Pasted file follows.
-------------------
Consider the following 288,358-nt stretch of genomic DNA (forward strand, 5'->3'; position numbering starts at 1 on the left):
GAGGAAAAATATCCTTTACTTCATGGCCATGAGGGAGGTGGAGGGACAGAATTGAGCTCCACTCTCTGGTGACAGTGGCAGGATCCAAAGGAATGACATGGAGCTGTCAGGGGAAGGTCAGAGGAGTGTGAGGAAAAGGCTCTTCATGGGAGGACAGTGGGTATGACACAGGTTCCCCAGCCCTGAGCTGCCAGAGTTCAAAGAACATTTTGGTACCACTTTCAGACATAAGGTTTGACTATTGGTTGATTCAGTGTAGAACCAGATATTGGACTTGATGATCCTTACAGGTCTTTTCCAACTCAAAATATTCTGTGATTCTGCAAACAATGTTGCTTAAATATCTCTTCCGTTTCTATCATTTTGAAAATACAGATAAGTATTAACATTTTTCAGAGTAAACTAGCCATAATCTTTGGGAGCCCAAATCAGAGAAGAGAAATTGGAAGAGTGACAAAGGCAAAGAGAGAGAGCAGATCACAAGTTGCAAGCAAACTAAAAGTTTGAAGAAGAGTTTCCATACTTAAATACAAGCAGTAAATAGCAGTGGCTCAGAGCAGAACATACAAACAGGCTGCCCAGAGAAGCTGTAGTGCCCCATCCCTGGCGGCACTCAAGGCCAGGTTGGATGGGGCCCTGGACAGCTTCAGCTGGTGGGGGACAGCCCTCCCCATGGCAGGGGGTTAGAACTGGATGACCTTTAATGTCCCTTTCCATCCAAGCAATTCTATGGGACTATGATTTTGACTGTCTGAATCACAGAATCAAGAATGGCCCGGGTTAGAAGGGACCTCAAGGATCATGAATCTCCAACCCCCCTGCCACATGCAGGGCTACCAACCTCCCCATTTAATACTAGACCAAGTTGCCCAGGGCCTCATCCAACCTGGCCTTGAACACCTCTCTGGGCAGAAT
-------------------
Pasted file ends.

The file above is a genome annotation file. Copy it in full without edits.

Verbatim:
Consider the following 288,358-nt stretch of genomic DNA (forward strand, 5'->3'; position numbering starts at 1 on the left):
GAGGAAAAATATCCTTTACTTCATGGCCATGAGGGAGGTGGAGGGACAGAATTGAGCTCCACTCTCTGGTGACAGTGGCAGGATCCAAAGGAATGACATGGAGCTGTCAGGGGAAGGTCAGAGGAGTGTGAGGAAAAGGCTCTTCATGGGAGGACAGTGGGTATGACACAGGTTCCCCAGCCCTGAGCTGCCAGAGTTCAAAGAACATTTTGGTACCACTTTCAGACATAAGGTTTGACTATTGGTTGATTCAGTGTAGAACCAGATATTGGACTTGATGATCCTTACAGGTCTTTTCCAACTCAAAATATTCTGTGATTCTGCAAACAATGTTGCTTAAATATCTCTTCCGTTTCTATCATTTTGAAAATACAGATAAGTATTAACATTTTTCAGAGTAAACTAGCCATAATCTTTGGGAGCCCAAATCAGAGAAGAGAAATTGGAAGAGTGACAAAGGCAAAGAGAGAGAGCAGATCACAAGTTGCAAGCAAACTAAAAGTTTGAAGAAGAGTTTCCATACTTAAATACAAGCAGTAAATAGCAGTGGCTCAGAGCAGAACATACAAACAGGCTGCCCAGAGAAGCTGTAGTGCCCCATCCCTGGCGGCACTCAAGGCCAGGTTGGATGGGGCCCTGGACAGCTTCAGCTGGTGGGGGACAGCCCTCCCCATGGCAGGGGGTTAGAACTGGATGACCTTTAATGTCCCTTTCCATCCAAGCAATTCTATGGGACTATGATTTTGACTGTCTGAATCACAGAATCAAGAATGGCCCGGGTTAGAAGGGACCTCAAGGATCATGAATCTCCAACCCCCCTGCCACATGCAGGGCTACCAACCTCCCCATTTAATACTAGACCAAGTTGCCCAGGGCCTCATCCAACCTGGCCTTGAACACCTCTCTGGGCAGAAT